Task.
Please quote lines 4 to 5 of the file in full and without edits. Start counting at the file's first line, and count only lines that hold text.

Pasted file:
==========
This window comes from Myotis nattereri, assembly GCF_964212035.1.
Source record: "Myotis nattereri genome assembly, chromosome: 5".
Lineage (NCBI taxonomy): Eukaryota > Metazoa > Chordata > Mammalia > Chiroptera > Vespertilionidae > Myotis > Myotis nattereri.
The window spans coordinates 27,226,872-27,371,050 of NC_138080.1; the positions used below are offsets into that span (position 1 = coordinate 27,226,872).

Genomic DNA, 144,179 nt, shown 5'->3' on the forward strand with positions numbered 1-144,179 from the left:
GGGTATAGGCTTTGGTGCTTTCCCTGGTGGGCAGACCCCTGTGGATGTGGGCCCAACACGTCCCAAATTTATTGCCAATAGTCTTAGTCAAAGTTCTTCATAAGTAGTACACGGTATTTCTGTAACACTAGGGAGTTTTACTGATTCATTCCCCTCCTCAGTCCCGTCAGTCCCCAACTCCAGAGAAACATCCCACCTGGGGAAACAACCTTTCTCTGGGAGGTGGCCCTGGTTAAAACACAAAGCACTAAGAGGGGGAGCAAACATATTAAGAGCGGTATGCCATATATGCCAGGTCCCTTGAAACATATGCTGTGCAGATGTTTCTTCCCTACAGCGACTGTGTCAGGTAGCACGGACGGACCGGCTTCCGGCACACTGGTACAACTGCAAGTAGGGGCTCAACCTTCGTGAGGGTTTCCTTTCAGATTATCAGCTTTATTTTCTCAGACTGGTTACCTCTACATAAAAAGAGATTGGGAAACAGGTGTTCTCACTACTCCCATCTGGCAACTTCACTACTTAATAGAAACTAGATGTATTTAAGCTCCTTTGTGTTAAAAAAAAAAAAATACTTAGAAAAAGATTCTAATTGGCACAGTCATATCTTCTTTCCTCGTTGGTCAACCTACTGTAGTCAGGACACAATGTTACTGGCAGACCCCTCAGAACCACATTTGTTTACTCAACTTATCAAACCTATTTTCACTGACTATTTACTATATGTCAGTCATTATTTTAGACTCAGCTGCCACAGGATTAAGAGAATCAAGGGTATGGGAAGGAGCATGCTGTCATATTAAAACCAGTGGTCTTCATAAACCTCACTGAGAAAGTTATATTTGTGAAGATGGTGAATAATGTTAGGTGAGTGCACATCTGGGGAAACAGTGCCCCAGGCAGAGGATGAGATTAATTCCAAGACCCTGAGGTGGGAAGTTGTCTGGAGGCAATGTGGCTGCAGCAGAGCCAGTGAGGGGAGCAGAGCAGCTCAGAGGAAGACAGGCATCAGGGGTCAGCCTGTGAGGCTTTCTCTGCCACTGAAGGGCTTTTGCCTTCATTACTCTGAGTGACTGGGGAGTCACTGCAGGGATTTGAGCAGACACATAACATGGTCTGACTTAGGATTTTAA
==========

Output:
The window spans coordinates 27,226,872-27,371,050 of NC_138080.1; the positions used below are offsets into that span (position 1 = coordinate 27,226,872).

Genomic DNA, 144,179 nt, shown 5'->3' on the forward strand with positions numbered 1-144,179 from the left: